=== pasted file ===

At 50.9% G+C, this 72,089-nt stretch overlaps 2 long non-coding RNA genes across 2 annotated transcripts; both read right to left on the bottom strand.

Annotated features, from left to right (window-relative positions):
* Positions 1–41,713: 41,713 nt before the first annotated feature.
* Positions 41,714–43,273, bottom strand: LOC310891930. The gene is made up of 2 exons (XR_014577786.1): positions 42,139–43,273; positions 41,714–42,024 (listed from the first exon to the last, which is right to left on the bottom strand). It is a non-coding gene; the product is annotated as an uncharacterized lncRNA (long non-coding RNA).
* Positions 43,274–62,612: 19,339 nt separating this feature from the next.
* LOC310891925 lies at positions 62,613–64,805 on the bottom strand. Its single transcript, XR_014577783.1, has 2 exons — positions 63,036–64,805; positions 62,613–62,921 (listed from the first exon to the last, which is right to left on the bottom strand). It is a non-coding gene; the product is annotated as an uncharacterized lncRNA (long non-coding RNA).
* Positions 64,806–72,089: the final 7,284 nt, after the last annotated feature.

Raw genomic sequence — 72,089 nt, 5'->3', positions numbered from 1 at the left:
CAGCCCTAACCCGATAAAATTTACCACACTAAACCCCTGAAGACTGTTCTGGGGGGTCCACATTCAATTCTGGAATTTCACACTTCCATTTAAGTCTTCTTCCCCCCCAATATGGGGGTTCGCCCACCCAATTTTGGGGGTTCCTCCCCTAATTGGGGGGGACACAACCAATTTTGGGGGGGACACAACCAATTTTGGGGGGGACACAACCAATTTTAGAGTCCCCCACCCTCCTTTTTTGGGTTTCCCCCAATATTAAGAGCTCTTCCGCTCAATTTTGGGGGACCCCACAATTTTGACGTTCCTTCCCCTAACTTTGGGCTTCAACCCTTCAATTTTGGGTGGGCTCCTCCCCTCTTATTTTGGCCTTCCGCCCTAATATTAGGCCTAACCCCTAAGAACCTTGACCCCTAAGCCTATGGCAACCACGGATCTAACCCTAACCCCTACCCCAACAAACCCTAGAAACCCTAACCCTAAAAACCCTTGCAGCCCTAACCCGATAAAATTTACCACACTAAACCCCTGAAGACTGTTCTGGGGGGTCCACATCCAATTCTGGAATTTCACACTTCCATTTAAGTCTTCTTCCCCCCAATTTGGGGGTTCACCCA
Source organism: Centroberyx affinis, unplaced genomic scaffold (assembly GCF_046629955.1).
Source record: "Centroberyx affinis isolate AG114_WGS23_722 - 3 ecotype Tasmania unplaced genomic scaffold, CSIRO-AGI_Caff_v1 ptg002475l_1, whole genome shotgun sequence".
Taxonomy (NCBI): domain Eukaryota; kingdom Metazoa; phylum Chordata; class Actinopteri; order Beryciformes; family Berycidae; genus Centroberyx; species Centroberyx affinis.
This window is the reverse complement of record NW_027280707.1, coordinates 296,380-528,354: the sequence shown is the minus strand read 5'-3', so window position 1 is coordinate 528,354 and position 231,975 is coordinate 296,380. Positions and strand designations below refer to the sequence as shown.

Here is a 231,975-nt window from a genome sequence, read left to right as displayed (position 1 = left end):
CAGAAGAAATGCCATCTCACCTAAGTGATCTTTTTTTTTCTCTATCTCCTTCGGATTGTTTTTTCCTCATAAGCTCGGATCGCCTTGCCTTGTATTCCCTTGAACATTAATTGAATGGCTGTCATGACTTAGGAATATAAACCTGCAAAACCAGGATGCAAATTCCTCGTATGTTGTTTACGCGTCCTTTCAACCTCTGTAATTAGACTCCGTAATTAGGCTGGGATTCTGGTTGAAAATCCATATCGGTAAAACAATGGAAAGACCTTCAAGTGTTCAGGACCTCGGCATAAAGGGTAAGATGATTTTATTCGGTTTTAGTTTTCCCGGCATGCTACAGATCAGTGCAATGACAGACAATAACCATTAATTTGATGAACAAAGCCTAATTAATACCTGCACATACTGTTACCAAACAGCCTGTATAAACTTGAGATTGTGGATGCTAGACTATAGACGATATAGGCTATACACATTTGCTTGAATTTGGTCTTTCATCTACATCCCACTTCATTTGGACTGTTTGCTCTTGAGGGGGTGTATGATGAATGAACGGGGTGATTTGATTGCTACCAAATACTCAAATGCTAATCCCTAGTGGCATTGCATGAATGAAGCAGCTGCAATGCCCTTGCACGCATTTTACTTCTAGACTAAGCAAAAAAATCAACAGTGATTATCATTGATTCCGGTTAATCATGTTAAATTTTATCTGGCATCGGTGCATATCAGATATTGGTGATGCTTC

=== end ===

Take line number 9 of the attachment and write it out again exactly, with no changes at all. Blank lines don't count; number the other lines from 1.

CAGCCCTAACCCGATAAAATTTACCACACTAAACCCCTGAAGACTGTTCTGGGGGGTCCACATTCAATTCTGGAATTTCACACTTCCATTTAAGTCTTCTTCCCCCCCAATATGGGGGTTCGCCCACCCAATTTTGGGGGTTCCTCCCCTAATTGGGGGGGACACAACCAATTTTGGGGGGGACACAACCAATTTTGGGGGGGACACAACCAATTTTAGAGTCCCCCACCCTCCTTTTTTGGGTTTCCCCCAATATTAAGAGCTCTTCCGCTCAATTTTGGGGGACCCCACAATTTTGACGTTCCTTCCCCTAACTTTGGGCTTCAACCCTTCAATTTTGGGTGGGCTCCTCCCCTCTTATTTTGGCCTTCCGCCCTAATATTAGGCCTAACCCCTAAGAACCTTGACCCCTAAGCCTATGGCAACCACGGATCTAACCCTAACCCCTACCCCAACAAACCCTAGAAACCCTAACCCTAAAAACCCTTGCAGCCCTAACCCGATAAAATTTACCACACTAAACCCCTGAAGACTGTTCTGGGGGGTCCACATCCAATTCTGGAATTTCACACTTCCATTTAAGTCTTCTTCCCCCCAATTTGGGGGTTCACCCA